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Kathryn Stockett: A Different Kind of Celebrity

Posted by on Monday, November 28, 2011 in Academic Life, Nashville, Student Life, Uncategorized.

One of the greatest things about living in Music City, USA is the high potential for celebrity sightings.  Keith, Nicole, Tim, Faith, Taylor… the country big wigs and several of their peers call Nashville home, and everyone has stories about the time they ran into so-and-so at the what’s-it-called and almost died.

What you often don’t hear about, however, are what I call the Celebrities of a Different Kind.  Vanderbilt often brings in amazing speakers and performers to enrich the academic and intellectual environment on campus and give students the chance to hear from truly remarkable individuals.

Earlier this month I attended a reading and talk given by Kathryn Stockett, author of the critically acclaimed novel-turned-feature film The Help.  After living for two years in Mississippi, where the book was set and the movie filmed, I was incredibly intrigued to hear what this woman had to say about her ground-breaking work and the culture that inspired it.

Ms. Stockett exceeded my expectations both as a public speaker and as a personality.  She has the genuinely southern mixture of graceful humility and Mississippi spunk that shone through so clearly in her novel.  In fact, I’ve never seen anyone so in awe of their own fame – like she thought for sure her success had been some sort of terrible mistake and she was trying to see how long she could get away with it.

Those in attendance knew, however, that the impact The Help has had on America and the world has been no mistake. She shared with us the feedback both positive and negative she has received from various demographic groups both within and outside of the United States.  Whether or not it was originally intended by its author, this novel has clearly inserted itself into the universal cycle of reflecting, learning, and growing from our own history.

Ms. Stockett also took several questions from students and faculty in the English department on her inspiration and personal writing process.  Our students are constantly offered and take advantage of opportunities like these to soak up knowledge from masters of their craft and search for ways to apply them in any way they can.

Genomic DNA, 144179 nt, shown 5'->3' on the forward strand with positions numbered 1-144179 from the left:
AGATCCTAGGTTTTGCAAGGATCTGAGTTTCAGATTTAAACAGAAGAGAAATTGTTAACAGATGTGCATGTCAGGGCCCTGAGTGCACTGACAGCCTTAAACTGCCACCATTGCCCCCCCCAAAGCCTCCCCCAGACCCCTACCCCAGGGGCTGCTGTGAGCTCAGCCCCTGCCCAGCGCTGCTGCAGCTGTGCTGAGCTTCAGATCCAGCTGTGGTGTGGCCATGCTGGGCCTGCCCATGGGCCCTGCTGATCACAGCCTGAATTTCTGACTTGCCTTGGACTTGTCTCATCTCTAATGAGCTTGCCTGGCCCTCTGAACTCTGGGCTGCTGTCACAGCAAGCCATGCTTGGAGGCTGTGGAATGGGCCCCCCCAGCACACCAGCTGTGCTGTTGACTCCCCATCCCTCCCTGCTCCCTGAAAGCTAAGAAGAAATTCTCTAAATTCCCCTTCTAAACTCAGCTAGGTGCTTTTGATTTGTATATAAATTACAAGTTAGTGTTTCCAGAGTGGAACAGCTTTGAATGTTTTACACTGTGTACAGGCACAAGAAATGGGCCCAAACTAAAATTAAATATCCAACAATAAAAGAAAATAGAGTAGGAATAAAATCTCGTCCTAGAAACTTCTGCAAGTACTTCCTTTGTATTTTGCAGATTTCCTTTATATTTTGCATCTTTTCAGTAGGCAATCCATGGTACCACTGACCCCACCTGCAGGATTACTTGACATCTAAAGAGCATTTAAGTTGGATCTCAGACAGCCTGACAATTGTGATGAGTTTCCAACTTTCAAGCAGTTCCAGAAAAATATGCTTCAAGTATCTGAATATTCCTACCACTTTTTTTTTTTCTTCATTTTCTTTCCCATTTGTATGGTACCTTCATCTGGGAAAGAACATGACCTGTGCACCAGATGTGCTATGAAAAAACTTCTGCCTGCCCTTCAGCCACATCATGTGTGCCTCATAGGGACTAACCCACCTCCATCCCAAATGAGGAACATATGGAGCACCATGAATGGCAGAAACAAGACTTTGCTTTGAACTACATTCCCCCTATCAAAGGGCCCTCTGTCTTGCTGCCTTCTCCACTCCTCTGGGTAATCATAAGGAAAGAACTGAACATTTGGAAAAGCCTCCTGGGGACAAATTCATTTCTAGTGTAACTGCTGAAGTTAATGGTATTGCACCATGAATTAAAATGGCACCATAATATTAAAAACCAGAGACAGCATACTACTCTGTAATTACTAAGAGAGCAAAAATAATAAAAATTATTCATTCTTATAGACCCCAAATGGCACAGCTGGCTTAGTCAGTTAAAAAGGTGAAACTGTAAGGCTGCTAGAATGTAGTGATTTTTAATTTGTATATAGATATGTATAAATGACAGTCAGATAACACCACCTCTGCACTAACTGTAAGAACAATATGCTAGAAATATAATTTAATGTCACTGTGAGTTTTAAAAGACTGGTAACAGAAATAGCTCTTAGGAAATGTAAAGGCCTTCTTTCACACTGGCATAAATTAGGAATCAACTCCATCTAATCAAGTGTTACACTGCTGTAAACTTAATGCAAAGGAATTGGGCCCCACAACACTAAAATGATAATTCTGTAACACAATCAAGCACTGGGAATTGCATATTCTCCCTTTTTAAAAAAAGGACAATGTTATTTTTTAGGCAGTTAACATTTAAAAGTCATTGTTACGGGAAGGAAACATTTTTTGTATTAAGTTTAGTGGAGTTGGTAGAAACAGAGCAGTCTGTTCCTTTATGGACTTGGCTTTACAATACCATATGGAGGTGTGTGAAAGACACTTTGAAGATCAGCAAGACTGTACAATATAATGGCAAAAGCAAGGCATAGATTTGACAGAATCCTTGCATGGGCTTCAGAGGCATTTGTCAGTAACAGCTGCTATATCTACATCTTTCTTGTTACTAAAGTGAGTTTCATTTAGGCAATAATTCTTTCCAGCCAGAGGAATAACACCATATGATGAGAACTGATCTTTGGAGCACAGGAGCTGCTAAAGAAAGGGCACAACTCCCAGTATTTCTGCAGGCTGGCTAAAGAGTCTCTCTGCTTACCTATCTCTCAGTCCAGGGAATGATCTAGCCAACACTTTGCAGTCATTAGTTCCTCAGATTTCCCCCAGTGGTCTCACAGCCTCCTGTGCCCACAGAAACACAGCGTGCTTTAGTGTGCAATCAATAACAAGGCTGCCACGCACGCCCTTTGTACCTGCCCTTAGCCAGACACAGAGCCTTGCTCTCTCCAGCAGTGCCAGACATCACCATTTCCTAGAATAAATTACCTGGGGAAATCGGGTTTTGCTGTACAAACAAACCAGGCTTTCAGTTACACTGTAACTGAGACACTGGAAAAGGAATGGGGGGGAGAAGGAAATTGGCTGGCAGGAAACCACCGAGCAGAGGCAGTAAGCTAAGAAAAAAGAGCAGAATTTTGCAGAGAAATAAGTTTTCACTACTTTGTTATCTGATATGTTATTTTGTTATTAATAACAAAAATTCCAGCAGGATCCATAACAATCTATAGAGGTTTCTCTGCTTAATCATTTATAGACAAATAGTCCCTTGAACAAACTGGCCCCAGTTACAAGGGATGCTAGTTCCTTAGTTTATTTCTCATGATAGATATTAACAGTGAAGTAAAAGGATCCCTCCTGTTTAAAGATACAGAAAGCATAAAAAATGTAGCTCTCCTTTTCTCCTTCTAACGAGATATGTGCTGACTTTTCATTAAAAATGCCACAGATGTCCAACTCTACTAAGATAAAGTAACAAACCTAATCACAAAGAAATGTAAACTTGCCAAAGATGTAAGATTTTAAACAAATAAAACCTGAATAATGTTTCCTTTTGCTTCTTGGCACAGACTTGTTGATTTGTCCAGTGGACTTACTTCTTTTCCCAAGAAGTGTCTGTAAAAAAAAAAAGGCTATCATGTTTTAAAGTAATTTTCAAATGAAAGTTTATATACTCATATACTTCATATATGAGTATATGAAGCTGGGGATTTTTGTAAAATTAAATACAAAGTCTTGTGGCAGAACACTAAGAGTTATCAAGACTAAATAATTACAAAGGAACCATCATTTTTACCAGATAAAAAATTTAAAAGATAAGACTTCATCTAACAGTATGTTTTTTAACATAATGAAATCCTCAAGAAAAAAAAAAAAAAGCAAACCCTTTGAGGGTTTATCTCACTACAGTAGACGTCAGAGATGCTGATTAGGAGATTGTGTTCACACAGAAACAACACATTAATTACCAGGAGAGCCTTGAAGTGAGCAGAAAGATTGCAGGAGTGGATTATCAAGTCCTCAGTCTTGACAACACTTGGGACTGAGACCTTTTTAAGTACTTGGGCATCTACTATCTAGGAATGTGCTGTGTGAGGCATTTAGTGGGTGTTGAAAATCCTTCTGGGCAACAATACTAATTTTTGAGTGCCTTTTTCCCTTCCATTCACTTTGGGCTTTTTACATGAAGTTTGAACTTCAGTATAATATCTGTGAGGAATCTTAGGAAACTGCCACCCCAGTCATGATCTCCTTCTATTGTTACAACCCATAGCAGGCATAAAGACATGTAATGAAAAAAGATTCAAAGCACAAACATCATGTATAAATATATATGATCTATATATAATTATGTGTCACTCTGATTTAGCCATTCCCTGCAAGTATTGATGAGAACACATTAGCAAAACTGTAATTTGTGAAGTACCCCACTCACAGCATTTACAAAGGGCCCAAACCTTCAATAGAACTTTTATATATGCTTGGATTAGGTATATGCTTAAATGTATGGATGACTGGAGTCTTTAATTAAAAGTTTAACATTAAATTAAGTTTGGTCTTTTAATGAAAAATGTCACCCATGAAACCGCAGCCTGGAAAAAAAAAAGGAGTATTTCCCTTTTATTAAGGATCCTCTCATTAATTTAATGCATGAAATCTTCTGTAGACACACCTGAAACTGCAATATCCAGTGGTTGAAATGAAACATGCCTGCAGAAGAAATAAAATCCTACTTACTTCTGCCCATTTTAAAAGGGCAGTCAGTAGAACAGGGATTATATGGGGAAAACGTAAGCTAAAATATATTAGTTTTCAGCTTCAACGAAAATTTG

The Gertrude and Harold Visiting Writers Series brings authors like Ms. Stockett to campus several times throughout the year.  The IMPACT Symposium features a collection of influential public figures every spring.  Vanderbilt Great Performances is a program that exposes students to the big names in performing arts on an international scale.  These and many more events put on by the Vanderbilt Programming Board give students the unique opportunity to enjoy and, most importantly, learn from celebrities of a different kind.

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  • Mark Schoenfield

    December 5th, 2011

    The excitement on campus, conveyed in Carolyn Pippen’s blog about Kathryn Stockett’s visit, reminded me of another day on campus, long ago in 1995. That year, the poet Philip Levine, was our visiting writer in the English Department, and while he was sitting in his office, he learned that his book from the previous year, The Simple Truth, had won the Pulitzer Prize. A spontaneous celebration arose, crackling with excitement. Such different writers, Stockett and Levine; one a novelist, the other a poet; one a new writer concerned with capturing a moment of southern history from a certain perspective, the other writing for decades about class struggles in Detroit and across the range of America’s industrial landscape and now named the Poet Laureate for the United States. But both changing how we think about important questions, and both bringing that change to Vanderbilt. And that they share in common not only with each other, but with a wide variety of writers who spark conversations on our campus.

    The various series of writers Carolyn Pippen mentions (and links to) bring writers at every stage of career, from poets whose first volumes are about to appear to Nobel and Pulitzer Prize winners. Sometimes they are writers I have read for years; sometimes they are alumni, including Leah Stewart, author of the equally enchanting and disturbing Husband and Wife, who took one of my first Freshmen writing courses; and sometimes they are writers I have never heard of, but having heard them read, when they leave, I have a neat stack of new, signed books awaiting me on my nightstand. These authors do public reading, have lunches and workshops with students, and like Levine and Stockett, contribute to a literary discussion that reaches across the campus.

    Mark Schoenfield, Professor, Department of English